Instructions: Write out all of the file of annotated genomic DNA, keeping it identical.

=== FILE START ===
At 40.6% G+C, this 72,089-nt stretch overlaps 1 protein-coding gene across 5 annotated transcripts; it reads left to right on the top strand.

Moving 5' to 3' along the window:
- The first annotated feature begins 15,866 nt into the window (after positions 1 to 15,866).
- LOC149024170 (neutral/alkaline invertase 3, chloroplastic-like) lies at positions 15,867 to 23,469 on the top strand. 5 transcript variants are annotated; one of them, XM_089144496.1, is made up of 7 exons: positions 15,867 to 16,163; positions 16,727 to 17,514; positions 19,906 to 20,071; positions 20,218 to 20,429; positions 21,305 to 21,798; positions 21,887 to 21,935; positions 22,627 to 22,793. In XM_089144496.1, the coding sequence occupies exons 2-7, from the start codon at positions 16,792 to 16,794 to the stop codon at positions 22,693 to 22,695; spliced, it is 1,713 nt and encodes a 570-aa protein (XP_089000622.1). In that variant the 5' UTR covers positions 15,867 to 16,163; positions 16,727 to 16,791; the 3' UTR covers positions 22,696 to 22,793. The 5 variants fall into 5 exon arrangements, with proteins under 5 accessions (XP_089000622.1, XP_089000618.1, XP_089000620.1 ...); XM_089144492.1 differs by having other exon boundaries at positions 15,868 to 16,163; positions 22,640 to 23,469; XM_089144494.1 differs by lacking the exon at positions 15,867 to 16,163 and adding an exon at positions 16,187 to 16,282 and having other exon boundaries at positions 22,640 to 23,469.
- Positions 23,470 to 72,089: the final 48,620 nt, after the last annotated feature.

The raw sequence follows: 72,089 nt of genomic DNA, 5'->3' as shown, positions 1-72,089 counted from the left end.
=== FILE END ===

At 40.6% G+C, this 72,089-nt stretch overlaps 1 protein-coding gene across 5 annotated transcripts; it reads left to right on the top strand.

Moving 5' to 3' along the window:
- The first annotated feature begins 15,866 nt into the window (after positions 1 to 15,866).
- LOC149024170 (neutral/alkaline invertase 3, chloroplastic-like) lies at positions 15,867 to 23,469 on the top strand. 5 transcript variants are annotated; one of them, XM_089144496.1, is made up of 7 exons: positions 15,867 to 16,163; positions 16,727 to 17,514; positions 19,906 to 20,071; positions 20,218 to 20,429; positions 21,305 to 21,798; positions 21,887 to 21,935; positions 22,627 to 22,793. In XM_089144496.1, the coding sequence occupies exons 2-7, from the start codon at positions 16,792 to 16,794 to the stop codon at positions 22,693 to 22,695; spliced, it is 1,713 nt and encodes a 570-aa protein (XP_089000622.1). In that variant the 5' UTR covers positions 15,867 to 16,163; positions 16,727 to 16,791; the 3' UTR covers positions 22,696 to 22,793. The 5 variants fall into 5 exon arrangements, with proteins under 5 accessions (XP_089000622.1, XP_089000618.1, XP_089000620.1 ...); XM_089144492.1 differs by having other exon boundaries at positions 15,868 to 16,163; positions 22,640 to 23,469; XM_089144494.1 differs by lacking the exon at positions 15,867 to 16,163 and adding an exon at positions 16,187 to 16,282 and having other exon boundaries at positions 22,640 to 23,469.
- Positions 23,470 to 72,089: the final 48,620 nt, after the last annotated feature.

The raw sequence follows: 72,089 nt of genomic DNA, 5'->3' as shown, positions 1-72,089 counted from the left end.